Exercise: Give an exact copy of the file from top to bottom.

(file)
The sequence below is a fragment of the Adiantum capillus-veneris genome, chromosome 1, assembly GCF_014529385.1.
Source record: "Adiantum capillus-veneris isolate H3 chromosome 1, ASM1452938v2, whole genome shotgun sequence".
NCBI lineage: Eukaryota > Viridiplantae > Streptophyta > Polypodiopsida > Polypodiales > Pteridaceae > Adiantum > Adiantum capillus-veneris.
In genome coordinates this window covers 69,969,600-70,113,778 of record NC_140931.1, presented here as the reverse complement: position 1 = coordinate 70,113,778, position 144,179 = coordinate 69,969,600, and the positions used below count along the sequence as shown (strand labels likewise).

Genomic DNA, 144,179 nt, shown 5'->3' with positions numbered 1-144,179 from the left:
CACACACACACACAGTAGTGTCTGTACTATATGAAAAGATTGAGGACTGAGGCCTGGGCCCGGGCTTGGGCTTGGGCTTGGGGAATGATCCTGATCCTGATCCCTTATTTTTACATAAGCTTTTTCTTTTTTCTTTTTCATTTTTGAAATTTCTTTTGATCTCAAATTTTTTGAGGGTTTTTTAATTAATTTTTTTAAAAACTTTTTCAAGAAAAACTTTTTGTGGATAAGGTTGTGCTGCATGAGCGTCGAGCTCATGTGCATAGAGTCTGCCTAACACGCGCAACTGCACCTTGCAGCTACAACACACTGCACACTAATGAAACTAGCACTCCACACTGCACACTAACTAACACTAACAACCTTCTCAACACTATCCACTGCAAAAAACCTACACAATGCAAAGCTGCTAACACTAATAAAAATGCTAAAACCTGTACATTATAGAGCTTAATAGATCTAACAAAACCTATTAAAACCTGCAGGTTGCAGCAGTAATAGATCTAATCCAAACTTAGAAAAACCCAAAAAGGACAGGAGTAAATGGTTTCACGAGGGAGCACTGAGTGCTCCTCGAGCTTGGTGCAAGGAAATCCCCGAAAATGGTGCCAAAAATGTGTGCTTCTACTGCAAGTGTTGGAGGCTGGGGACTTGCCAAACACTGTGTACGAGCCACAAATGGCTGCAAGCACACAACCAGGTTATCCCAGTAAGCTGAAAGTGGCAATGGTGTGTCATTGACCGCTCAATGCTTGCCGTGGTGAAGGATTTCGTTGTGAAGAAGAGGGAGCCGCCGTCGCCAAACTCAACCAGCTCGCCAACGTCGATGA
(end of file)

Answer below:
The sequence below is a fragment of the Adiantum capillus-veneris genome, chromosome 1, assembly GCF_014529385.1.
Source record: "Adiantum capillus-veneris isolate H3 chromosome 1, ASM1452938v2, whole genome shotgun sequence".
NCBI lineage: Eukaryota > Viridiplantae > Streptophyta > Polypodiopsida > Polypodiales > Pteridaceae > Adiantum > Adiantum capillus-veneris.
In genome coordinates this window covers 69,969,600-70,113,778 of record NC_140931.1, presented here as the reverse complement: position 1 = coordinate 70,113,778, position 144,179 = coordinate 69,969,600, and the positions used below count along the sequence as shown (strand labels likewise).

Genomic DNA, 144,179 nt, shown 5'->3' with positions numbered 1-144,179 from the left:
CACACACACACACAGTAGTGTCTGTACTATATGAAAAGATTGAGGACTGAGGCCTGGGCCCGGGCTTGGGCTTGGGCTTGGGGAATGATCCTGATCCTGATCCCTTATTTTTACATAAGCTTTTTCTTTTTTCTTTTTCATTTTTGAAATTTCTTTTGATCTCAAATTTTTTGAGGGTTTTTTAATTAATTTTTTTAAAAACTTTTTCAAGAAAAACTTTTTGTGGATAAGGTTGTGCTGCATGAGCGTCGAGCTCATGTGCATAGAGTCTGCCTAACACGCGCAACTGCACCTTGCAGCTACAACACACTGCACACTAATGAAACTAGCACTCCACACTGCACACTAACTAACACTAACAACCTTCTCAACACTATCCACTGCAAAAAACCTACACAATGCAAAGCTGCTAACACTAATAAAAATGCTAAAACCTGTACATTATAGAGCTTAATAGATCTAACAAAACCTATTAAAACCTGCAGGTTGCAGCAGTAATAGATCTAATCCAAACTTAGAAAAACCCAAAAAGGACAGGAGTAAATGGTTTCACGAGGGAGCACTGAGTGCTCCTCGAGCTTGGTGCAAGGAAATCCCCGAAAATGGTGCCAAAAATGTGTGCTTCTACTGCAAGTGTTGGAGGCTGGGGACTTGCCAAACACTGTGTACGAGCCACAAATGGCTGCAAGCACACAACCAGGTTATCCCAGTAAGCTGAAAGTGGCAATGGTGTGTCATTGACCGCTCAATGCTTGCCGTGGTGAAGGATTTCGTTGTGAAGAAGAGGGAGCCGCCGTCGCCAAACTCAACCAGCTCGCCAACGTCGATGA